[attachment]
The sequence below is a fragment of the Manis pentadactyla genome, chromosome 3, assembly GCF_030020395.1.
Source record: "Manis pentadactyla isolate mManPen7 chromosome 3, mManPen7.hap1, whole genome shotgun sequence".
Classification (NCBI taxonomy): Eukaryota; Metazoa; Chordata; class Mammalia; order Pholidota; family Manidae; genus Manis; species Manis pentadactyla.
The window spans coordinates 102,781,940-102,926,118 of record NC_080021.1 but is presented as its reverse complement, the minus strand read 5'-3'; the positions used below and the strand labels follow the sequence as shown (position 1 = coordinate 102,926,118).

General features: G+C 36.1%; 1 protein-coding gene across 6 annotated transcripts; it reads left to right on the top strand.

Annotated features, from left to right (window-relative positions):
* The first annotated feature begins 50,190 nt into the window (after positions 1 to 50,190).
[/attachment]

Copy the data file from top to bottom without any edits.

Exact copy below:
The sequence below is a fragment of the Manis pentadactyla genome, chromosome 3, assembly GCF_030020395.1.
Source record: "Manis pentadactyla isolate mManPen7 chromosome 3, mManPen7.hap1, whole genome shotgun sequence".
Classification (NCBI taxonomy): Eukaryota; Metazoa; Chordata; class Mammalia; order Pholidota; family Manidae; genus Manis; species Manis pentadactyla.
The window spans coordinates 102,781,940-102,926,118 of record NC_080021.1 but is presented as its reverse complement, the minus strand read 5'-3'; the positions used below and the strand labels follow the sequence as shown (position 1 = coordinate 102,926,118).

General features: G+C 36.1%; 1 protein-coding gene across 6 annotated transcripts; it reads left to right on the top strand.

Annotated features, from left to right (window-relative positions):
* The first annotated feature begins 50,190 nt into the window (after positions 1 to 50,190).